Salute to Seniors Day:  One of the village’s newest initiatives for fall is our "Salute to Seniors Day," a joint tribute recognizing the loyalty and contributions that our senior citizens make to the village on a daily basis.  The Bronxville Senior Citizens organization, Gramatan Village, village government, and the chamber of commerce have collaborated to honor our seniors on September 28 with a ceremony at 9:00 am at village hall, followed by a day of activities and "senior specials" throughout our business district.  This formal thank you is long overdue and hopefully will become a yearly event.

Children Back-to-School Safety:  The fall also signals the return of all the children to our village for school and play. In order to increase the safety of all those now walking about the village, our village-wide speed limit is 30 mph, the lowest allowed by New York State. The only exemption is the 20 mph permitted in marked school zones. Any further speed reduction requires New York State legislation, which must be predicated on documented evidence of accident rates, speeding data, and traffic volume, something the village cannot demonstrate.

In addition, the village cannot install "children at play" or "slow children" signs, because state and federal standards reject their use, as they openly suggest that playing in the street is acceptable and give children a false sense of security. On the other hand, signs that alert drivers to playgrounds are encouraged because the parks are often located in places where a reasonable driver would not expect a large group of children.  Sagamore Park is a prime example. 

Use of Bicycles:  In the same vein of safety concerns, bicycles may only be ridden on village sidewalks if the rider is under 11 years of age. No one is allowed to ride bicycles or skate boards on the sidewalks in our two village business districts.

Underage Drinking:  In addition, per New York State law, when a pedestrian is in any of the village’s crosswalks, cars must yield in both directions. However, when crossing in mid-street, pedestrians must yield the right of way to all vehicles on the roadway.

The village is also very concerned about the safety of our teenagers in all aspects of their lives. They bring great joy to the village with all their academic, musical, dramatic, and athletic talents.

Unfortunately, as in many other communities, Bronxville is experiencing an earlier onset of teenage drinking, and laws relating to underage drinking in Westchester County are strict and punitive.

For example, Westchester County has a "social host law" that states in essence that any adult that becomes aware that minors are drinking on their premises and fails to take action can be punished by fine or imprisonment. In addition, if someone who drank on your property subsequently injures someone while drinking, civil and criminal liabilities can attach.

Bronxville, like most communities, also has an "open container law," with violators subject to fines and community service. However, in addition, under the state’s beverage control law, there is no requirement that the container be open or even physically in one’s hand. As a consequence, everyone under the age of 21 who is at a party or in a car where alcohol is present can be deemed violating the law. This is a classic example of guilt by association.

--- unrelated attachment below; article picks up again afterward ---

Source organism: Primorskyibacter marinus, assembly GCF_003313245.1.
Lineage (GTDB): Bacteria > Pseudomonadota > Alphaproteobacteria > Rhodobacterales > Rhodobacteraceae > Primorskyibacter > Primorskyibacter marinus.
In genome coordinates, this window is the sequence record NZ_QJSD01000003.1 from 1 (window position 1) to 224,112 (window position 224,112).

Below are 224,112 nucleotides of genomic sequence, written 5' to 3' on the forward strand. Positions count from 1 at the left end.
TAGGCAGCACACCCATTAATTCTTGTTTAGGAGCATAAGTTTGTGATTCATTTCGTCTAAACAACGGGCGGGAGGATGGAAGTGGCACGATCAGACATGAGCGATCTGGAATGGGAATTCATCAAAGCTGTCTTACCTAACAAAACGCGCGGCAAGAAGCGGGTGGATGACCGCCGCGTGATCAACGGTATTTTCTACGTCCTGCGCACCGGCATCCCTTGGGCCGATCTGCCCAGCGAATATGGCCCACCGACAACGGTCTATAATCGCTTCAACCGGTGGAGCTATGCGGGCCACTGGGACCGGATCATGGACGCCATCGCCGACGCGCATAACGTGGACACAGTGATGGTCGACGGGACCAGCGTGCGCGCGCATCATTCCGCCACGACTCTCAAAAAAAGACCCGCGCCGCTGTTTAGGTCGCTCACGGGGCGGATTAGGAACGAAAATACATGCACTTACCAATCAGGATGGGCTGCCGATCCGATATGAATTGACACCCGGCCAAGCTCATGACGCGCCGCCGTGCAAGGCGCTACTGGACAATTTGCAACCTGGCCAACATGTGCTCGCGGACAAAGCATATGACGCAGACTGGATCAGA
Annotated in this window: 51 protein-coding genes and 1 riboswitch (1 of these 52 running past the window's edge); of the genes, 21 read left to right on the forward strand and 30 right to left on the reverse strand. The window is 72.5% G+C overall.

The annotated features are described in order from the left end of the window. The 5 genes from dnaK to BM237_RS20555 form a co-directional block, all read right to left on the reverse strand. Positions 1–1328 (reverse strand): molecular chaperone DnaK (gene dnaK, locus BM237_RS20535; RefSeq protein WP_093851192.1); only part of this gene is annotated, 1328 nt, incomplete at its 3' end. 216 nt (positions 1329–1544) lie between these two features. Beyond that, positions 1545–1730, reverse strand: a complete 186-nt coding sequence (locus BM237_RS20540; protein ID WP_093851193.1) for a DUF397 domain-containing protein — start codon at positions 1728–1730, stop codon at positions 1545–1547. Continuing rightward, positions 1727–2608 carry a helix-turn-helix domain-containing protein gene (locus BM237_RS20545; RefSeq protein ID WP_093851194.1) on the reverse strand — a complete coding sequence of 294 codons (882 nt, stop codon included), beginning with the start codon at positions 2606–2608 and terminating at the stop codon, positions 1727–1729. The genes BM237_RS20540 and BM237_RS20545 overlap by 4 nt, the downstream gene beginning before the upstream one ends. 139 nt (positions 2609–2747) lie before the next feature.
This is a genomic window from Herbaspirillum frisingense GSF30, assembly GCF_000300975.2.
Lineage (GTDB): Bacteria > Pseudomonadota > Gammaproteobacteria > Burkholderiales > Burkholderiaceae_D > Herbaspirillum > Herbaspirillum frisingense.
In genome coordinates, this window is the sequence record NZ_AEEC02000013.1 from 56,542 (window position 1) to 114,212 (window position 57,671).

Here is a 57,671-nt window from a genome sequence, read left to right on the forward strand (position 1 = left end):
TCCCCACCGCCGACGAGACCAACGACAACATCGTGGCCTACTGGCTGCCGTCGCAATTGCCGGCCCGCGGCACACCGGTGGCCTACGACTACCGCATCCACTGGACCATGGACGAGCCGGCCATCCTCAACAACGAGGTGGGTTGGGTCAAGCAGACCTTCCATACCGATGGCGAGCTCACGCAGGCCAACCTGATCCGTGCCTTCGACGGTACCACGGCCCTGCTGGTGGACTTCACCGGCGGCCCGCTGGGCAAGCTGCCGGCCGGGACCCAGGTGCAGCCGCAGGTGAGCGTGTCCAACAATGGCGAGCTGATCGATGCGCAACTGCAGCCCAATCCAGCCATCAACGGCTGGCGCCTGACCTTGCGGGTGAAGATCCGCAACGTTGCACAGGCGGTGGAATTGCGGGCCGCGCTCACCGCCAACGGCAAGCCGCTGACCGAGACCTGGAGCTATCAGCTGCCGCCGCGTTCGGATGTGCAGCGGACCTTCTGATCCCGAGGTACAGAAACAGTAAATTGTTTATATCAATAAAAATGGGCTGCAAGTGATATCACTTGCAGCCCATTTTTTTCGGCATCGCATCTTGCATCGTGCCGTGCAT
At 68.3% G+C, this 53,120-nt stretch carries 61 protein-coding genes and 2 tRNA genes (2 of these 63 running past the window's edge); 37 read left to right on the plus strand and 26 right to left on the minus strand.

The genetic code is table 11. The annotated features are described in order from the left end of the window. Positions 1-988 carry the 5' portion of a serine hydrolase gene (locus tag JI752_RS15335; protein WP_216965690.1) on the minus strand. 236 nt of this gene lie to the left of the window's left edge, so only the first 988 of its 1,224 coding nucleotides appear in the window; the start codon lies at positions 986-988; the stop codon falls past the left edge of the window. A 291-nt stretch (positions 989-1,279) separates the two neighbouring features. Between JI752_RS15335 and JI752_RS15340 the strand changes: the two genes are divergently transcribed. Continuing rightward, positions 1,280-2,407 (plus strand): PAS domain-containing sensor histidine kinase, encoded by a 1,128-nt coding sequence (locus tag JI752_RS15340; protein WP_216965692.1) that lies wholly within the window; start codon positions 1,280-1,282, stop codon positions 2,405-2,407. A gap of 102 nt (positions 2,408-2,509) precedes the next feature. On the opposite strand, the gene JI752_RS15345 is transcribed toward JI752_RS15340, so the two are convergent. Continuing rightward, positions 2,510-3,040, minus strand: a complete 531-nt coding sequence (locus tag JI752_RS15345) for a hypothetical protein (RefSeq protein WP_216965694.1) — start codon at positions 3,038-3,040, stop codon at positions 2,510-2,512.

It is also important to note that New York State has a zero-tolerance policy for drivers under 21 impaired by alcohol. Any level of impairment subjects the driver to a formal DMV hearing and possible license revocation.

Please know that our police department can be a valuable resource to any child or parent. Officers frequently conduct round table discussions with families when any kind of substance abuse is suspected.  Our youth officers have special training and are extremely qualified to assist families in any way.

Marc Ozburn, Bronxville School Alum, Launches Company to 'Do Good' PDF Print Email


July 6, 2011:  Bronxville School alum Marc Ozburn recently founded and launched, a collective buying website whose mission is to raise funds for schools while promoting sustainability and social responsibility. will soon offer DoGooder Deals, exclusive discounts on products and services from companies that are local businesses, eco-friendly companies, humanitarian businesses, or proven socially responsible corporations.

"The idea is to simultaneously support schools and businesses that share our mission in shaping a more sustainable world," says Ozburn.  Every online member must select a school or nonprofit to support when creating his or her profile.  Every time a DoGooder Deal is purchased, a portion of the profits goes to the school or organization that the member has selected.

Similar to daily deal websites like Groupon or LivingSocial, joins an industry that a BIA/Kelsey study estimates to generate $3 billion this year and could reach $4 billion by 2015.

In addition to the deals, members can access news, podcasts, blogs, lesson plans, at-home projects, healthy dinner recipes, and nightly dinner conversation starters designed to heighten awareness and inspire a more sustainable lifestyle.

"In my short life, I have been given tremendous opportunities based on the generosity of others," says Ozburn.  "I knew any business venture I embarked on had to have a foundation in service as a way to pay it forward for all that has been given to me."

Ozburn moved to Bronxville in 1998 to live with Richard and Mary Thaler and considers his time here to have been some of the most formative in his life.

"When I moved to Bronxville from the South, I was suddenly exposed to accomplished individuals across many different fields," says Ozburn.  "Ever since, I've had a drive to seek similar purpose and success in my professional life."

You can create a profile or register your school/nonprofit by visiting

Pictured here:  Marc Ozburn.